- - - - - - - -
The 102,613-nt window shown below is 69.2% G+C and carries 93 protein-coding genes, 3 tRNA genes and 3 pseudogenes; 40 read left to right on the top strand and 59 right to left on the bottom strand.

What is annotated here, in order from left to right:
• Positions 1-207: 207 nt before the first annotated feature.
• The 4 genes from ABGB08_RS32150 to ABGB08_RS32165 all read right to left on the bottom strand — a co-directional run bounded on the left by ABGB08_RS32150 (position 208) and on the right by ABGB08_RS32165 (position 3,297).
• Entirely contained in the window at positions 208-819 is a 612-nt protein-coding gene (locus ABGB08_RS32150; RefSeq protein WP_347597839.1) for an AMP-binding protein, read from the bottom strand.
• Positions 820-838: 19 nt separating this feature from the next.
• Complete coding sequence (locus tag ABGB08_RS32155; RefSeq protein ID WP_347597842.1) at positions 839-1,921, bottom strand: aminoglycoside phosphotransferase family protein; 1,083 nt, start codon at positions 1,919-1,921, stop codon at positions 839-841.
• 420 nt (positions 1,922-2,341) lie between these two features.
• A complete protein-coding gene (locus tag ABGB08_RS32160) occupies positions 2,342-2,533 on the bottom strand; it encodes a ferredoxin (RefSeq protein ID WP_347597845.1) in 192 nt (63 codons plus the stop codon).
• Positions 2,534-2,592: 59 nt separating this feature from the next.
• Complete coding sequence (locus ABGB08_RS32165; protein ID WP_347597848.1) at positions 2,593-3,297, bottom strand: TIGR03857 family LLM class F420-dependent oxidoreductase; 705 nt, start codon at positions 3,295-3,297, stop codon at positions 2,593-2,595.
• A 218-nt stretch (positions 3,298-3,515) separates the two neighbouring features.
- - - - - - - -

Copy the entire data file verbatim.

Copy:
The 102,613-nt window shown below is 69.2% G+C and carries 93 protein-coding genes, 3 tRNA genes and 3 pseudogenes; 40 read left to right on the top strand and 59 right to left on the bottom strand.

What is annotated here, in order from left to right:
• Positions 1-207: 207 nt before the first annotated feature.
• The 4 genes from ABGB08_RS32150 to ABGB08_RS32165 all read right to left on the bottom strand — a co-directional run bounded on the left by ABGB08_RS32150 (position 208) and on the right by ABGB08_RS32165 (position 3,297).
• Entirely contained in the window at positions 208-819 is a 612-nt protein-coding gene (locus ABGB08_RS32150; RefSeq protein WP_347597839.1) for an AMP-binding protein, read from the bottom strand.
• Positions 820-838: 19 nt separating this feature from the next.
• Complete coding sequence (locus tag ABGB08_RS32155; RefSeq protein ID WP_347597842.1) at positions 839-1,921, bottom strand: aminoglycoside phosphotransferase family protein; 1,083 nt, start codon at positions 1,919-1,921, stop codon at positions 839-841.
• 420 nt (positions 1,922-2,341) lie between these two features.
• A complete protein-coding gene (locus tag ABGB08_RS32160) occupies positions 2,342-2,533 on the bottom strand; it encodes a ferredoxin (RefSeq protein ID WP_347597845.1) in 192 nt (63 codons plus the stop codon).
• Positions 2,534-2,592: 59 nt separating this feature from the next.
• Complete coding sequence (locus ABGB08_RS32165; protein ID WP_347597848.1) at positions 2,593-3,297, bottom strand: TIGR03857 family LLM class F420-dependent oxidoreductase; 705 nt, start codon at positions 3,295-3,297, stop codon at positions 2,593-2,595.
• A 218-nt stretch (positions 3,298-3,515) separates the two neighbouring features.